When I refer to the book of nature*, people invariably wonder where they might get a copy. Thus, the question: What in the world is the book of nature?
First, the book of nature is a reference to general revelation. Special revelation reveals what God did to reconcile the world to himself (the Bible). General revelation reveals what God has shown in creation (the book of nature). As King David put it, “The heavens declare the glory of God; the skies proclaim the work of his hands,” and “their voice goes out into all the earth, their words to the ends of the world” (Psalm 19:1, 4).
Furthermore, the book of nature reveals God’s invisible qualities. The apostle Paul said exactly that: “For since the creation of the world God’s invisible qualities—his eternal power and divine nature—have been clearly seen, being understood from what has been made, so that men are without excuse” (Romans 1:20).
Finally, the book of nature augments human reason through natural revelation. Indeed, it was failure to apply the explanatory power of natural revelation to the mysteries of the universe that trapped pagan thinkers in the intellectual cul-de-sac of their own making. Aristotle idealized the world in terms of how it ought to be. Augustine turned pages in the book of nature and discovered how it really was. Luther went so far as to say that “any potter has more knowledge of nature” than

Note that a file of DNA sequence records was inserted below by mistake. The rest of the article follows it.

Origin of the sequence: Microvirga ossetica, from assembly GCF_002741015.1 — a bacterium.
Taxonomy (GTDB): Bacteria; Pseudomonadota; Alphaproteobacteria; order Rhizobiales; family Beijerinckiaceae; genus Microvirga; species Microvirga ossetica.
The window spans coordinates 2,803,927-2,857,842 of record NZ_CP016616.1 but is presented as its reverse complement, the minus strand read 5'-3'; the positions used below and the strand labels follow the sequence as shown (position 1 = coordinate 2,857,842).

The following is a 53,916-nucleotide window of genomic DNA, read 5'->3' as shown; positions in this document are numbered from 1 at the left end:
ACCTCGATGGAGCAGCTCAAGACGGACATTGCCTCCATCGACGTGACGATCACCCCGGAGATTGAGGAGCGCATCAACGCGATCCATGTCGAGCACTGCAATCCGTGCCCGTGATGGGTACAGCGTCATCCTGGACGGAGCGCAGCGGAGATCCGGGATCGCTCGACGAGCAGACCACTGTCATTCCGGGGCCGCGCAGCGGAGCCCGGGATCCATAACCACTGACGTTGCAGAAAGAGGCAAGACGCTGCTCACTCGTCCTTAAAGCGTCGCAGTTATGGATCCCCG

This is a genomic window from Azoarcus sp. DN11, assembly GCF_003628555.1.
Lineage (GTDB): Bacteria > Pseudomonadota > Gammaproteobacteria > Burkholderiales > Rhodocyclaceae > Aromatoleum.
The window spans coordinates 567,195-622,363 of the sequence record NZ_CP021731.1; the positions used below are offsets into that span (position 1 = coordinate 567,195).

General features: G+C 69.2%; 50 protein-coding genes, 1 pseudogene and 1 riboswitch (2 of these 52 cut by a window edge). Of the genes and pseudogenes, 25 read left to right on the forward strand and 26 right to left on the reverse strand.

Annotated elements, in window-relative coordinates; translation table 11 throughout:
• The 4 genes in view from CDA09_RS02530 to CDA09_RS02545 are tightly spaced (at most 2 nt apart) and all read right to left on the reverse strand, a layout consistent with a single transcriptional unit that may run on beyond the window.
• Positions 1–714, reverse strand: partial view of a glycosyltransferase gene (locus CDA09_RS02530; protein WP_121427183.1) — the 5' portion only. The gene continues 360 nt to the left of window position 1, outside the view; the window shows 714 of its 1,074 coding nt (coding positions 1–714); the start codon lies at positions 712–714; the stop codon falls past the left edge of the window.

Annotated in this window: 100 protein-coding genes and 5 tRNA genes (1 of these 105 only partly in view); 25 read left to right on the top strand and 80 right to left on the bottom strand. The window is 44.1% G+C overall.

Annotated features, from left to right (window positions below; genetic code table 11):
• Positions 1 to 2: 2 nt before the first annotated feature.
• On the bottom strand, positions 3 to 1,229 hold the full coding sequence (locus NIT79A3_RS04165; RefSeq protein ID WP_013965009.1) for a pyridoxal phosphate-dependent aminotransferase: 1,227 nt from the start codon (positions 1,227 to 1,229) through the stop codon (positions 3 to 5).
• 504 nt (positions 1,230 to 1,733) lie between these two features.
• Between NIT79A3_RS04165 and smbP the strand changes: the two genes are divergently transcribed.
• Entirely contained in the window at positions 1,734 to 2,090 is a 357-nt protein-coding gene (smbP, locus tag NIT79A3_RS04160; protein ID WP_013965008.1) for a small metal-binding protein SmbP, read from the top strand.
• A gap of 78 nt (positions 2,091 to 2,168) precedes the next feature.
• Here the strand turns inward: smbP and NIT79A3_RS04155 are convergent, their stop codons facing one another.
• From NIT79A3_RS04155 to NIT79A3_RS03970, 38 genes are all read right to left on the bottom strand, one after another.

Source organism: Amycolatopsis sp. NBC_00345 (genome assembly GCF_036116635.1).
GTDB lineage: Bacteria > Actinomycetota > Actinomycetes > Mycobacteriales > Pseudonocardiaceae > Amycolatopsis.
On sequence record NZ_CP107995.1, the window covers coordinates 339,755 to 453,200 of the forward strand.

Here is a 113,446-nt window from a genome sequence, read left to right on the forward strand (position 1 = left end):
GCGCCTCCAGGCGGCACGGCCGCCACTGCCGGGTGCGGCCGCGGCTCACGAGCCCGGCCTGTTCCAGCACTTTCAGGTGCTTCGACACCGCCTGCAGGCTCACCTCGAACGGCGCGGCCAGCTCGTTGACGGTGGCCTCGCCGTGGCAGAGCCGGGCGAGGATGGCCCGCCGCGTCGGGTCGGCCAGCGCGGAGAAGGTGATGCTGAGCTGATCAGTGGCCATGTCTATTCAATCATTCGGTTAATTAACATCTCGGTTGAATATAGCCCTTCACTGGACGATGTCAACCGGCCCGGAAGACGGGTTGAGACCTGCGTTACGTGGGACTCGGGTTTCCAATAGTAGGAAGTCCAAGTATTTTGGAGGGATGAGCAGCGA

was written in the books of Aristotle.
Suffice it to say, Aristotle thought himself to be living in the quintessential age of invention and innovation—prejudice precluding the progress of science. In place of a rational God who orders the universe according to knowable principles, Socrates declared astronomical observations a “waste of time,” and Plato persuaded his devotees
to “leave the starry heavens alone.” While obsessing on astrology, they left astronomy an unexplored domain. Likewise, they mastered the magic of alchemy* while remaining blithely ignorant of the majesty inherent in chemistry.
the skies proclaim the work of his hands.
Day after day they pour forth speech;
night after night they display knowledge.
There is no speech or language
where their voice is not heard.
Their voice goes out into all the earth,
their words to the ends of the world.
For further study, see the epilogue in Hank Hanegraaff, Has God Spoken? Proof of the Bible’s Divine Inspiration (Nashville: Thomas Nelson, 2011).